Category: representations

  • The $\mathbb{F}_1$ World Seminar

    For some time I knew it was in the making, now they are ready to launch it: The $\mathbb{F}_1$ World Seminar, an online seminar dedicated to the “field with one element”, and its many connections to areas in mathematics such as arithmetic, geometry, representation theory and combinatorics. The organisers are Jaiung Jun, Oliver Lorscheid, Yuri […]

  • de Bruijn’s pentagrids (2)

    Last time we’ve seen that de Bruijn’s pentagrids determined the vertices of Penrose’s P3-aperiodic tilings. These vertices can also be obtained by projecting a window of the standard hypercubic lattice $\mathbb{Z}^5$ by the cut-and-project-method. We’ll bring in representation theory by forcing this projection to be compatible with a $D_5$-subgroup of the symmetries of $\mathbb{Z}^5$, which…

  • Kasha-eating dragons

    This semester I’m teaching a first course in representation theory. On campus, IRL! It’s a bit strange, using a big lecture room for a handful of students, everyone wearing masks, keeping distances, etc. So far, this is their only course on campus, so it has primarily a social function. The breaks in between are infinitely…

  • GoV 2 : Viruses and quasi-crystals

    If you look around for mathematical theories of the structure of viruses, you quickly end up with the work of Raidun Twarock and her group at the University of York. We’ve seen her proposal to extend the Caspar-Klug classification of viruses. Her novel idea to distribute proteins on the viral capsid along Penrose-like tilings shouldn’t…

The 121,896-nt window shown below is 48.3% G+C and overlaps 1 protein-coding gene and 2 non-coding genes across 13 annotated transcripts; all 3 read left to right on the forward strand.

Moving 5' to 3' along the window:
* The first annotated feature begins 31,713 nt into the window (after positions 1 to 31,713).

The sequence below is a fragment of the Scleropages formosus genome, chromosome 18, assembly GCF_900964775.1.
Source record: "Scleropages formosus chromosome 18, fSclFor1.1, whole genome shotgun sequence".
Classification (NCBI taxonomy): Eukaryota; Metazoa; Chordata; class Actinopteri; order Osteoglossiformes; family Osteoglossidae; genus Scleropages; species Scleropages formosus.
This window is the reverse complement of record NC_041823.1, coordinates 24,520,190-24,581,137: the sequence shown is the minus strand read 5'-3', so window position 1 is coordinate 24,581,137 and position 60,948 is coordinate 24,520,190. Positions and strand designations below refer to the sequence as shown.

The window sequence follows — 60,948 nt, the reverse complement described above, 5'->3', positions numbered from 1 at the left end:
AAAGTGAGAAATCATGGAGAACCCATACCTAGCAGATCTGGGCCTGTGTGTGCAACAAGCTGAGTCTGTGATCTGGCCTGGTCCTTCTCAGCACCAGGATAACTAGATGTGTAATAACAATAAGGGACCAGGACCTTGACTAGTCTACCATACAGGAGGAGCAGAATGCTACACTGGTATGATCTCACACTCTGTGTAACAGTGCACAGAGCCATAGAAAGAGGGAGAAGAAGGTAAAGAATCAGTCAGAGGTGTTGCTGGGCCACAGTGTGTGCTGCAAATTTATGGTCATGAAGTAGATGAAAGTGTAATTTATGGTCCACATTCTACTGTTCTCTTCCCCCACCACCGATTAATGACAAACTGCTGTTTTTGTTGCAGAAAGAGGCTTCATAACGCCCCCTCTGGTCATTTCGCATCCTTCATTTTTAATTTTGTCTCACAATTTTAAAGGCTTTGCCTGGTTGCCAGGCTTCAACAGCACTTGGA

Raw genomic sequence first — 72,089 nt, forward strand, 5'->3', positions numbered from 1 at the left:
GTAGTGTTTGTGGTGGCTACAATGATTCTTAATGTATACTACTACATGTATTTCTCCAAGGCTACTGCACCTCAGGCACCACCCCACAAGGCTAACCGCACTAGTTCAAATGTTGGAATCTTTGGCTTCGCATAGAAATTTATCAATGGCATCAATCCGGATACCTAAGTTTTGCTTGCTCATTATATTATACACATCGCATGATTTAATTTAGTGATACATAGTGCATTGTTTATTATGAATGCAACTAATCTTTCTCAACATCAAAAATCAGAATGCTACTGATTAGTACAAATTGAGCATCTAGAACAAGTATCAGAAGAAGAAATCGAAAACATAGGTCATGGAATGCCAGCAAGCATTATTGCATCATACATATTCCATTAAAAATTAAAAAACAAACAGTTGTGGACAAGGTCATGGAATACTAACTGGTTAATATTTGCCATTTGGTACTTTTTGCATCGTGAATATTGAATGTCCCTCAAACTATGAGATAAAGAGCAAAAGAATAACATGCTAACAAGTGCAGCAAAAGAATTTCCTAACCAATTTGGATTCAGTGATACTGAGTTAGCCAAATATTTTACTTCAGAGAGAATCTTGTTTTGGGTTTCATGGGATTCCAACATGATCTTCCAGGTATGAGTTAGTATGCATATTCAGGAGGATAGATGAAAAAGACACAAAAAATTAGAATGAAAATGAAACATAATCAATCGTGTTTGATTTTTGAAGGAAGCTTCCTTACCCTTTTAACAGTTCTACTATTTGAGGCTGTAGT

• The symmetries of Covid-19

    A natural question these days might be: “what are the rotational symmetries of the Covid-19 virus?” Most illustrations show a highly symmetric object, suggesting it might have icosahedral symmetry. In fact, many viruses do have icosahedral symmetry as a result of the ‘genetic economy principle’ proposed by Watson and Crick in 1956, resulting in the…

  • Extending McKay’s E8 graph?

    If you take two Fischer involutions in the monster (elements of conjugacy class 2A) and multiply them, the resulting element surprisingly belongs to one of just 9 conjugacy classes: 1A,2A,2B,3A,3C,4A,4B,5A or 6A The orders of these elements are exactly the dimensions of the fundamental root for the extended $E_8$ Dynkin diagram. This is the content…

  • Moonshine for everyone

    Today, Samuel Dehority, Xavier Gonzalez, Neekon Vafa and Roger Van Peski arXived their paper Moonshine for all finite groups. Originally, Moonshine was thought to be connected to the Monster group. McKay and Thompson observed that the first coefficients of the normalized elliptic modular invariant \[ J(\tau) = q^{-1} + 196884 q + 21493760 q^2 +…

  • Stirring a cup of coffee

    Please allow for a couple of end-of-semester bluesy ramblings. I just finished grading the final test of the last of five courses I lectured this semester. Most of them went, I believe, rather well. As always, it was fun to teach an introductory group theory course to second year physics students. Personally, I did enjoy…

  • let’s spend 3K on (math)books

    Santa gave me 3000 Euros to spend on books. One downside: I have to give him my wish-list before monday. So, I’d better get started. Clearly, any further suggestions you might have will be much appreciated, either in the comments below or more directly via email. Today I’ll focus on my own interests: algebraic geometry,…

  • Quiver Grassmannians can be anything

    A standard Grassmannian $Gr(m,V)$ is the manifold having as its points all possible $m$-dimensional subspaces of a given vectorspace $V$. As an example, $Gr(1,V)$ is the set of lines through the origin in $V$ and therefore is the projective space $\mathbb{P}(V)$. Grassmannians are among the nicest projective varieties, they are smooth and allow a cell…